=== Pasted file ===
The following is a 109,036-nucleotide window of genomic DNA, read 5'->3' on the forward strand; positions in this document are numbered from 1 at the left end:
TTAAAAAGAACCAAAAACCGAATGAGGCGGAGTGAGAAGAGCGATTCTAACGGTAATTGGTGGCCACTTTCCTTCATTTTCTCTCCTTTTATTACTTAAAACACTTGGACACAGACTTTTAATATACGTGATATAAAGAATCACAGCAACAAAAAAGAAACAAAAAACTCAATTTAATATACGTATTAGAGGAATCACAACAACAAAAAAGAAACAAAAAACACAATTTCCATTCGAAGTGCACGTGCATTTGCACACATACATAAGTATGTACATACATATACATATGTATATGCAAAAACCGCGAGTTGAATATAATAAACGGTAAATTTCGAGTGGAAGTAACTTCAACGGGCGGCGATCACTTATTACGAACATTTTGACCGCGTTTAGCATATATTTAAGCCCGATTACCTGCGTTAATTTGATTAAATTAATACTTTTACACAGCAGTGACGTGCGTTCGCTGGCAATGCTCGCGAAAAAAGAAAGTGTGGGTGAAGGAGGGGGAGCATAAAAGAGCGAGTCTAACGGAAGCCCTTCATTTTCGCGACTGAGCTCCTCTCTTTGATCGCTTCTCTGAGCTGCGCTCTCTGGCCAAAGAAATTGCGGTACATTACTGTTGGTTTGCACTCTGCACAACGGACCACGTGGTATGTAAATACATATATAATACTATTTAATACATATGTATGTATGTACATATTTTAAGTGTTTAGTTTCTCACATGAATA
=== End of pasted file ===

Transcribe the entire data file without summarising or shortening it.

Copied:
The following is a 109,036-nucleotide window of genomic DNA, read 5'->3' on the forward strand; positions in this document are numbered from 1 at the left end:
TTAAAAAGAACCAAAAACCGAATGAGGCGGAGTGAGAAGAGCGATTCTAACGGTAATTGGTGGCCACTTTCCTTCATTTTCTCTCCTTTTATTACTTAAAACACTTGGACACAGACTTTTAATATACGTGATATAAAGAATCACAGCAACAAAAAAGAAACAAAAAACTCAATTTAATATACGTATTAGAGGAATCACAACAACAAAAAAGAAACAAAAAACACAATTTCCATTCGAAGTGCACGTGCATTTGCACACATACATAAGTATGTACATACATATACATATGTATATGCAAAAACCGCGAGTTGAATATAATAAACGGTAAATTTCGAGTGGAAGTAACTTCAACGGGCGGCGATCACTTATTACGAACATTTTGACCGCGTTTAGCATATATTTAAGCCCGATTACCTGCGTTAATTTGATTAAATTAATACTTTTACACAGCAGTGACGTGCGTTCGCTGGCAATGCTCGCGAAAAAAGAAAGTGTGGGTGAAGGAGGGGGAGCATAAAAGAGCGAGTCTAACGGAAGCCCTTCATTTTCGCGACTGAGCTCCTCTCTTTGATCGCTTCTCTGAGCTGCGCTCTCTGGCCAAAGAAATTGCGGTACATTACTGTTGGTTTGCACTCTGCACAACGGACCACGTGGTATGTAAATACATATATAATACTATTTAATACATATGTATGTATGTACATATTTTAAGTGTTTAGTTTCTCACATGAATA